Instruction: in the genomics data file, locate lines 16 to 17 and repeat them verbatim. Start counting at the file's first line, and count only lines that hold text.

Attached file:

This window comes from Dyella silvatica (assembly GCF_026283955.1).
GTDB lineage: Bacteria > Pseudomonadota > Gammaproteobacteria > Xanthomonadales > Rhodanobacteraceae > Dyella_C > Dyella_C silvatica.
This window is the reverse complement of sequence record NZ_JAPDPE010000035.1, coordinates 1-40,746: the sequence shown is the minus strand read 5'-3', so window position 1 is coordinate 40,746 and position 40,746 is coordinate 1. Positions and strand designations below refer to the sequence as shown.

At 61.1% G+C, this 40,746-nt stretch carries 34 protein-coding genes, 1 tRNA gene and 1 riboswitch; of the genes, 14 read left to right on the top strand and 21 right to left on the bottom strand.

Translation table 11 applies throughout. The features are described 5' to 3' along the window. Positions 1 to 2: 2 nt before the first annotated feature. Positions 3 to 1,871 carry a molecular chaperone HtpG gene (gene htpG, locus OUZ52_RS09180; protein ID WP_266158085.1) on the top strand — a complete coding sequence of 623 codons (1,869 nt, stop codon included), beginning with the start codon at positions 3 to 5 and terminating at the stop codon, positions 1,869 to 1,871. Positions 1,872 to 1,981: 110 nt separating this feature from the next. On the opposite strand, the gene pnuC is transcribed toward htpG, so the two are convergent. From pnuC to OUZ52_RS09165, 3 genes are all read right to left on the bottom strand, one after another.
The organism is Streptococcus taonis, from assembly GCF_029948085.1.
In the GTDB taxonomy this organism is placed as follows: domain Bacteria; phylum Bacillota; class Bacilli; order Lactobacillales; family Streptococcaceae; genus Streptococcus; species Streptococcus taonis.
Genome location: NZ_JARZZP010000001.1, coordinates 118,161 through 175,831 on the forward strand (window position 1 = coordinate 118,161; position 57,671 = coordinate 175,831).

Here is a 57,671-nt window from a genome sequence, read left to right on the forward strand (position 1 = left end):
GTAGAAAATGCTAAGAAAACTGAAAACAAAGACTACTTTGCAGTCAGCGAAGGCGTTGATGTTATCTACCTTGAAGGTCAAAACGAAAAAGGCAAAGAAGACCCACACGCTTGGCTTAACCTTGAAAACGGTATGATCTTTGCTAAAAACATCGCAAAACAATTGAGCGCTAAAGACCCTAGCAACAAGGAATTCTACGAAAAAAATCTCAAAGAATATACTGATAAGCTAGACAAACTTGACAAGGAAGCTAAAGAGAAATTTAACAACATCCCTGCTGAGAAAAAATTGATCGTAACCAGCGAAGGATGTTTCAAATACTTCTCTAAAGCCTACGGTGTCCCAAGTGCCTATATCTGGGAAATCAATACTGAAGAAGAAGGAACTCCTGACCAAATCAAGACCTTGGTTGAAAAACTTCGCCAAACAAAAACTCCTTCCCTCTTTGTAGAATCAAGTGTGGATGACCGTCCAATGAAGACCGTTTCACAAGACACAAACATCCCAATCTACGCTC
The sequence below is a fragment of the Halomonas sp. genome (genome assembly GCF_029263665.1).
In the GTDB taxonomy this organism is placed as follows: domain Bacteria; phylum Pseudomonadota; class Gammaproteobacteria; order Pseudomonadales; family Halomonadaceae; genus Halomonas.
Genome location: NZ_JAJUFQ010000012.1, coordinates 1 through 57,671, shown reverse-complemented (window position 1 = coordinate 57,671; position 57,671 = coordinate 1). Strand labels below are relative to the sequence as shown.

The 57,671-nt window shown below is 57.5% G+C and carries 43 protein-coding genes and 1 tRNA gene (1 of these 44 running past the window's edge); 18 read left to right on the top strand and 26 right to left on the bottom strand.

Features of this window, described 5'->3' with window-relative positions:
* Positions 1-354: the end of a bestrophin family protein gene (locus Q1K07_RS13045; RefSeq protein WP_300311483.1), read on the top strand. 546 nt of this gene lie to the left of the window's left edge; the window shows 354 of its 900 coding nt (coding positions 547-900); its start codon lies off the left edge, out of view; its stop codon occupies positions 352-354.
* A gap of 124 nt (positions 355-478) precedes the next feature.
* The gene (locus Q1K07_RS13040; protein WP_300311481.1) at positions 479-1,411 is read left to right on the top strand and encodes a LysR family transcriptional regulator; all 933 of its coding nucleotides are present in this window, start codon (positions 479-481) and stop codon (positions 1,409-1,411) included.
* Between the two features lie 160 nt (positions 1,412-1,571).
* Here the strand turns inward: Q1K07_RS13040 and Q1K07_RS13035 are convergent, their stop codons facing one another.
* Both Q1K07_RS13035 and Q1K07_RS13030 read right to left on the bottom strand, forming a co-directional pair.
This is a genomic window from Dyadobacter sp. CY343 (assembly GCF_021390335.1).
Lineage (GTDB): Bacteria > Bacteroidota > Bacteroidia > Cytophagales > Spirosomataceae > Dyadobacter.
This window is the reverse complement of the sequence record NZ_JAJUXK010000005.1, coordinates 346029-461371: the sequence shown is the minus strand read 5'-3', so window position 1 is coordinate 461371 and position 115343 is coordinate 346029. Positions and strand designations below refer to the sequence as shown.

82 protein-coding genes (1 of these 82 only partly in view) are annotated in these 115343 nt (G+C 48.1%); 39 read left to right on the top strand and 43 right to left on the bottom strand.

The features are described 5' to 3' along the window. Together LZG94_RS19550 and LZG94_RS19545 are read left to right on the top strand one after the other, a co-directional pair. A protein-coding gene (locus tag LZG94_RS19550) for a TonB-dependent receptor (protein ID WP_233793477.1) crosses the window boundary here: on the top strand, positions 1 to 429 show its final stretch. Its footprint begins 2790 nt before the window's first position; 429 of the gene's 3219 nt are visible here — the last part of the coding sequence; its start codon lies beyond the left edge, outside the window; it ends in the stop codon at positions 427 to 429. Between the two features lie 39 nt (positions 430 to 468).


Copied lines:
* Positions 1-354: the end of a bestrophin family protein gene (locus Q1K07_RS13045; RefSeq protein WP_300311483.1), read on the top strand. 546 nt of this gene lie to the left of the window's left edge; the window shows 354 of its 900 coding nt (coding positions 547-900); its start codon lies off the left edge, out of view; its stop codon occupies positions 352-354.
* A gap of 124 nt (positions 355-478) precedes the next feature.